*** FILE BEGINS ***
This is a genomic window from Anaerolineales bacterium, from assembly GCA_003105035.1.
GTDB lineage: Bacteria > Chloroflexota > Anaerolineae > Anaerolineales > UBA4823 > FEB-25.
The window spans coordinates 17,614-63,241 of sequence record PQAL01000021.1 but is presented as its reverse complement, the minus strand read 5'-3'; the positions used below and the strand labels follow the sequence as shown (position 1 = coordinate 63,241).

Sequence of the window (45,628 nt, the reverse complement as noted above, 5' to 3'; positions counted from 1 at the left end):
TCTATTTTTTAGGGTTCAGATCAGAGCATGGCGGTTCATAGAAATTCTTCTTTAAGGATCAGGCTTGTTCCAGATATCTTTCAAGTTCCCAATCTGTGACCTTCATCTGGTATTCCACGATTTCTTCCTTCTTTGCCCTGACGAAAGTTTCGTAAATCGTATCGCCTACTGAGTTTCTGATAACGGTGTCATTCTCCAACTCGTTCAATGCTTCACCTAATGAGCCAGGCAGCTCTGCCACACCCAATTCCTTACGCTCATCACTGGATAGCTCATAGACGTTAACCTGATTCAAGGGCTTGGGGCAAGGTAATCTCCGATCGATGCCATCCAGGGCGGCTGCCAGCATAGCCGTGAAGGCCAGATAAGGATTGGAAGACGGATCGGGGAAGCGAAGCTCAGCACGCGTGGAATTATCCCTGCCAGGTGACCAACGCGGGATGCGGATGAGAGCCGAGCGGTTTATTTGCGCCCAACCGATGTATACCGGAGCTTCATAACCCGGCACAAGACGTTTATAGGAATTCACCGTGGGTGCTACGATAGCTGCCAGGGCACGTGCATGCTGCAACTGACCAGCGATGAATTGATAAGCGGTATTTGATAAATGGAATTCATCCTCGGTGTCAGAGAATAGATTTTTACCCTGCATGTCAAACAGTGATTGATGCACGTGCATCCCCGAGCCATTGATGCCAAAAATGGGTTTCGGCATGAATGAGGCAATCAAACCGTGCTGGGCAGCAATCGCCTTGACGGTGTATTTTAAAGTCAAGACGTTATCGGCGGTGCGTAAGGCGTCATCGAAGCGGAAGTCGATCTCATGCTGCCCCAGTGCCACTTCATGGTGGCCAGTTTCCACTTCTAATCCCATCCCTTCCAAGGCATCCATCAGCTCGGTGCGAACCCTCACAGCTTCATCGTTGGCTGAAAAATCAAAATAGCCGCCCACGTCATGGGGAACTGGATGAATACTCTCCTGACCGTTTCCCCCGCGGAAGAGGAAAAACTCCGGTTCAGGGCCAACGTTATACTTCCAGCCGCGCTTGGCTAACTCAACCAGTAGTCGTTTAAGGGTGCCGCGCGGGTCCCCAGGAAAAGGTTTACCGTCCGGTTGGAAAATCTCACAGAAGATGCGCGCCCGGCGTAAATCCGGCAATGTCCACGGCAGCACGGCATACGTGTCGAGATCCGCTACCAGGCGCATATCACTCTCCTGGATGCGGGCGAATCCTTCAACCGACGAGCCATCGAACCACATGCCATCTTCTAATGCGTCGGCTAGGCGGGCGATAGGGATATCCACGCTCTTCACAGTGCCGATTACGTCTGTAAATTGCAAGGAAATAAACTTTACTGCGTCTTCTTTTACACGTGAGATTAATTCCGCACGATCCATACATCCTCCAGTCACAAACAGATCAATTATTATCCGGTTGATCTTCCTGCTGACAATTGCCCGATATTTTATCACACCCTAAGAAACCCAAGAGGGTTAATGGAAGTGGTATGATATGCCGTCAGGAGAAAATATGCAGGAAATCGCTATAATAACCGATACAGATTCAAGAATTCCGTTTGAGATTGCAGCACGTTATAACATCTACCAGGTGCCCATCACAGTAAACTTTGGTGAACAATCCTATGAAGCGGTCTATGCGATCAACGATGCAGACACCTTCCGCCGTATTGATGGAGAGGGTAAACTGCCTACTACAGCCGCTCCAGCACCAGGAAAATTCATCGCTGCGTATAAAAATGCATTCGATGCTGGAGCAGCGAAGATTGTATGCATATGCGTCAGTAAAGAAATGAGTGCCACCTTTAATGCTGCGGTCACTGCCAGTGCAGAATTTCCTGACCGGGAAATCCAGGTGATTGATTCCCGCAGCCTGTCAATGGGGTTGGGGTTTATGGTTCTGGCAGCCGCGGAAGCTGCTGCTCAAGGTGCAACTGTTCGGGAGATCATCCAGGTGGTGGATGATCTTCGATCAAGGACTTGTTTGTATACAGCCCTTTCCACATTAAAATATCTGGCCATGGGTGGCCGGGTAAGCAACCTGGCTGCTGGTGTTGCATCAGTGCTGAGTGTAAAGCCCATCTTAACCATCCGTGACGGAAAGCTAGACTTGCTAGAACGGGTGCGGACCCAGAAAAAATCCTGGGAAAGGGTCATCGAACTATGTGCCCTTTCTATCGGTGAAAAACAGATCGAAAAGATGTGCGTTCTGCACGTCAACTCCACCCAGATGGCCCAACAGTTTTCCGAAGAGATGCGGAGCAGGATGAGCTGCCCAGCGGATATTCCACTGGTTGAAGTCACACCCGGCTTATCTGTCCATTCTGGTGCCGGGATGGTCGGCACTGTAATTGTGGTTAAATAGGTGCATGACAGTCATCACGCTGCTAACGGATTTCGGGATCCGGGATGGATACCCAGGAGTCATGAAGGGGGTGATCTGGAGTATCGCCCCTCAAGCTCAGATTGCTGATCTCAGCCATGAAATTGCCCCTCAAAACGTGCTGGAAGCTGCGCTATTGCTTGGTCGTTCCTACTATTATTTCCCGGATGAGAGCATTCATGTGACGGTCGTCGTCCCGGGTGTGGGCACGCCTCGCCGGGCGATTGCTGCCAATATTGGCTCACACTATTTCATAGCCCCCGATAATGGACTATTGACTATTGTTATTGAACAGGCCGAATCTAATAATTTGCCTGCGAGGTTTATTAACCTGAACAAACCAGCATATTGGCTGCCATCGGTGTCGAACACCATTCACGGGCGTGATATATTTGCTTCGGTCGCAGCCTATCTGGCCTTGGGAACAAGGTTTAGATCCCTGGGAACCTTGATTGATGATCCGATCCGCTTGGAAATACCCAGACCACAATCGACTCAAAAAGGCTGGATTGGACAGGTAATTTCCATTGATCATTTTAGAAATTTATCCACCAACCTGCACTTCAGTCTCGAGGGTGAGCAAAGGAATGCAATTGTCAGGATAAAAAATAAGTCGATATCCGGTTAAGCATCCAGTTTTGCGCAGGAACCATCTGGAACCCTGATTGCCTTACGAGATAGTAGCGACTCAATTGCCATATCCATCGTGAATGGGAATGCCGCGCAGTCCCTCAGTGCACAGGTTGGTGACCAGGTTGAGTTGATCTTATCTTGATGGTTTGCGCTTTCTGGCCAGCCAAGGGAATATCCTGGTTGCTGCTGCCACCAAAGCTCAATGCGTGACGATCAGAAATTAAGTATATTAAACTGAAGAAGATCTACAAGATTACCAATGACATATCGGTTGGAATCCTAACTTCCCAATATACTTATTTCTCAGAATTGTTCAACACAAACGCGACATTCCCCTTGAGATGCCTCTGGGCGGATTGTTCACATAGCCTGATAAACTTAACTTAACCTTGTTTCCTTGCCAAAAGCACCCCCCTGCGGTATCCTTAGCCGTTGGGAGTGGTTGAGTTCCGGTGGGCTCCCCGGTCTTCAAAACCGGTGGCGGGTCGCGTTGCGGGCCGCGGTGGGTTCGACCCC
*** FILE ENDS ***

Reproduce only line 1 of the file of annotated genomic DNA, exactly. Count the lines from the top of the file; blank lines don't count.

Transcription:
This is a genomic window from Anaerolineales bacterium, from assembly GCA_003105035.1.